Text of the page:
- Motorcycles, Sports Bikes & Riding
Living on Two:A Glimpse of Jessica Maine
The Girl With a Heart Like an Inline-4
This woman, otherwise known as Smallz because of her petite 5’2’’ tall, 113 lb. frame, has some serious staying power. She’s a risk taker with business sense, meaning she can easily trade a back protector and helmet for glasses and a business suit when the need arises. For a 24-year-old female stunt rider clutch popping her way through a male-dominated, image-obsessed sport, this is the difference between fading out like a bad Britney Spears drama or creating a lasting impression whose influence is so powerful, it can be likened to that of Michelle Obama’s.
From the moment she first wheelied onto the stunt scene in 2005, Jessica has been at full throttle, leaving gaping mouths, flashing cameras and adoring fans in her wake. There is no denying that Jessica is a female daredevil that has forever changed the way women get respect as riders, stirring the pot with her red-carpet-worthy beauty, forever improving riding skills and her uncanny knack to sell herself.
Before 2003, she was just another street racer on the receiving end of a chain of moving violations, owning the night as she raced her Ford Mustang down Montgomery Boulevard in Albuquerque, New Mexico. Just as she was giving a Honda Civic a run for its money one night, a guy on an R6 passed her and the Civic while doing a wheelie. That’s when she vowed to trade four wheels for two, lofting a front wheel instead of slamming a short shift.
During her first year as a fledging stuntress, Team Outermost showed Jessica the ropes, leading her into the underground kingdom of wheelies and endos with willing, open arms. She has been hustling for her passion to ride ever since, spreading her tendrils to all venues, a versatile quest so tenacious that any man interested in courting this woman is left running to catch up.
In the last five years, Jessica has traveled to three foreign countries with the god fathers of moto-exhibition, including Bermuda with Jason Britton, Puerto Rico with some SE coasters from Florida, and Guyana with Pure Bread Riders. Here she was, this half-pint spit fire, showcasing her spreaders, frogs and seat standers to astonished, demographically diverse crowds. Her international notoriety was only a bonus to being the first female professional stunt rider to use a handbrake and do a 12 ‘o’clock wheelie.
Jessica even has her own clothing line so fittingly dubbed Chic, and attributes much of her fashionista rocker-chic style to living near glamorous Hollywood and finding herself surrounded by celebrities and SouthBay’s upper class OC starlets. She considers this a definite 180 from the modest tom boy persona she maintained before, but she has made an art of balancing her rough and tumble play-with-the-boys roots to her new found cosmetic prowess so resourcefully stolen from fashion magazines.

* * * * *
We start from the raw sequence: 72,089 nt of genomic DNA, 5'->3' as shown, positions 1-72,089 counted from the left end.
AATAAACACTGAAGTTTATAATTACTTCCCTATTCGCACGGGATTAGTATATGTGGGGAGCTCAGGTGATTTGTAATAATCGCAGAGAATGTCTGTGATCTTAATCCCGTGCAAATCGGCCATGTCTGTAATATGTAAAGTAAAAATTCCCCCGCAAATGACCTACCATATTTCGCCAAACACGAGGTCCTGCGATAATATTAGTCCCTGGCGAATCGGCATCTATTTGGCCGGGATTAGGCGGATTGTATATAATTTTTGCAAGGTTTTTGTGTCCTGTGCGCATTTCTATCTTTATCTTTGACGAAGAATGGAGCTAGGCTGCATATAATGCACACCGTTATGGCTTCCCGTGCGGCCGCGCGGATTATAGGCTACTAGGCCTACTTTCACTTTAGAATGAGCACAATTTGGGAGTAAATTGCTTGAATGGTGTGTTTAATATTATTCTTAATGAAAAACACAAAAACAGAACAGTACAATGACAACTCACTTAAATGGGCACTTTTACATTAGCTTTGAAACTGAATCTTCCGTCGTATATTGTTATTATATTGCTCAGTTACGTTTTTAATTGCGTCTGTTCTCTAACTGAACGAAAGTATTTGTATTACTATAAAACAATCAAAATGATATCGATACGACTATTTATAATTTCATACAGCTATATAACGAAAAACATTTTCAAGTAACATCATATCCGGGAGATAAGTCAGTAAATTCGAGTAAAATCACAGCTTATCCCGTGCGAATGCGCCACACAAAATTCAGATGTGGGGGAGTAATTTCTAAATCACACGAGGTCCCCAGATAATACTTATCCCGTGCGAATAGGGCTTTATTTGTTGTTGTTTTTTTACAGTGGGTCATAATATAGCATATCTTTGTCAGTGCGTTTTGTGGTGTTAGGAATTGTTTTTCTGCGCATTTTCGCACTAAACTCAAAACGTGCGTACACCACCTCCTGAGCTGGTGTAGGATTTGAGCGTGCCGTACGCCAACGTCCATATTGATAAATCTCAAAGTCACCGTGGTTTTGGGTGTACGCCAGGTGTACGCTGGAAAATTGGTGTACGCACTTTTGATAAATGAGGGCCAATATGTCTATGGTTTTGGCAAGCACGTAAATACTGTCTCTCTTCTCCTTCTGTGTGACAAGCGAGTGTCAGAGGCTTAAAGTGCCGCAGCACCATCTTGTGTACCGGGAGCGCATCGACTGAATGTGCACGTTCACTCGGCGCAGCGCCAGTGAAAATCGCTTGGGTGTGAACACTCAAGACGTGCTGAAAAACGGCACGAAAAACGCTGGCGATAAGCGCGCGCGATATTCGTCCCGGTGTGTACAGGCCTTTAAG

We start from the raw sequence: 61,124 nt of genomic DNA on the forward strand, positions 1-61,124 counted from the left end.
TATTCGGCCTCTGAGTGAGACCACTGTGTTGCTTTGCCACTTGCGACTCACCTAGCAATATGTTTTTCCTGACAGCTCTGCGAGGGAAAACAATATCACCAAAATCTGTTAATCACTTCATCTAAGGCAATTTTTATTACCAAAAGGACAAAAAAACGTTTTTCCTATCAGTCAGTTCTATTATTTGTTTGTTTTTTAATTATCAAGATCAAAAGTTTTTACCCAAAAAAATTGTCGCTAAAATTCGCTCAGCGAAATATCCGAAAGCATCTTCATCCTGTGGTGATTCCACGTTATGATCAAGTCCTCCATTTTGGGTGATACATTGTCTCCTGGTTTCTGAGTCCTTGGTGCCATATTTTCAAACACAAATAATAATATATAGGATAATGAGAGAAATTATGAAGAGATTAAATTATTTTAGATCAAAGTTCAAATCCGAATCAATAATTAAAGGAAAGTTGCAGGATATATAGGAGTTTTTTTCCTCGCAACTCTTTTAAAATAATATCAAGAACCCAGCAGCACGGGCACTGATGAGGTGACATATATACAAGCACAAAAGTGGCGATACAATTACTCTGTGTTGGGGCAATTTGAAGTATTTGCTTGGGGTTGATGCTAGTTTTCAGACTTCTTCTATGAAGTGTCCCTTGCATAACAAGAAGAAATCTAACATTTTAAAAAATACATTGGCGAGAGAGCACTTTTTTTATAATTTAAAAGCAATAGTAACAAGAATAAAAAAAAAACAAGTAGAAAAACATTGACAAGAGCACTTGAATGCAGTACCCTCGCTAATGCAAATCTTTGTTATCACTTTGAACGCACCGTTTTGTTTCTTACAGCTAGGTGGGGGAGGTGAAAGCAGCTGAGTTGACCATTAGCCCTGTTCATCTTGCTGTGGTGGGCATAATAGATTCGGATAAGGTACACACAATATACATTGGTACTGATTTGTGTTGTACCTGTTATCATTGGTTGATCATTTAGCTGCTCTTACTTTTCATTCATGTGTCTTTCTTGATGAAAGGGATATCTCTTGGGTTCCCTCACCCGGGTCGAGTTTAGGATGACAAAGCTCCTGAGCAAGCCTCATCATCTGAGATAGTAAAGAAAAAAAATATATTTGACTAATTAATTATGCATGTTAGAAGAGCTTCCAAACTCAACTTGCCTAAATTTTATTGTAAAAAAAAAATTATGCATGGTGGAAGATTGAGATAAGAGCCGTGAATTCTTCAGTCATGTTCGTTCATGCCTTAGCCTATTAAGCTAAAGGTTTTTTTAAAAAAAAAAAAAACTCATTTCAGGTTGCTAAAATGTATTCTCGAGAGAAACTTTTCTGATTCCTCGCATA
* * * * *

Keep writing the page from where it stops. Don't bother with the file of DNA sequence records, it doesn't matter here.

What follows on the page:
And if that isn’t enough, she also started the first all female stunt riding team - Team Rebella - where she, Alicia Speck and Brandy Valdez have traveled to the east coast and back to do stunt shows and demos for hyped, adoring spectators. She hopes that someday they can travel world wide, and perform stunts in Japan, Italy and wherever else their two-wheeled machines might take them.
But no fairy tale reaches its happy ending without a few hick-ups along the way. Jessica has had her fair share of crashes resulting in painful road rash and multiple broken bones, including her ankle, back and most recently, her wrist. But instead of becoming afraid after sustaining these injuries, she’s empowered. “I’m actually not as scared now that I know what the pain is like!” she confesses. “You have to know how to turn off that voice in your head that says, Don’t do it!”
She wishes she could say that crashing and injuries is the only thing that has held her back, but that wouldn’t be true. The stunt riding community can be a harsh and critical one, one that leaves many aspiring female stunt riders by the way side. “I admit, I got cocky at one point,” she says, “but the people in this industry have a way of reminding you of exactly where you stand.” That’s when Jessica’s friend, E-dub or Ernie Vigil, stepped in, reminding her that passion and a certain amount of humility are what get you past the whispering haters and focused on keeping one wheel in the air.
Another one of Jessica’s mentors, Jason Britton, instructed her that being a successful stunt rider is actually 10% riding and 90% marketing. If it wasn’t for mentors like Jason and E-dub encouraging Jessica to take it to the next level, she might not have made it this far.
The state of our desperate economy has temporarily brought this indelible siren’s high revving engine to an idle, but she considers this only a brief intermission. “If I can’t ride, I become the wicked witch of the west,” she admits, saying that the surge of adrenaline is what drives her and keeps her sane. She knows now that the key to being happy is to ride for your self and no one else.
Little does she know how infectious her charisma is, or how influential her heart and determination are for many riders out there, not just female. Many of us only dream of doing wheelies like the girl with the glimmering green eyes and posh tattoos, the girl whose face keeps showing up in Metzeler ads, and whose spirit refuses to be crushed.
Shift has loyally kept Jessica on their roster and with their help, she has been able to keep her bike up to par and her gear stylin’ so she can keep practicing on her own. Tis the time for soul searching and I imagine once things start looking up again, we’re going to be seeing a lot of more of Team Rebella and Jessica Maine.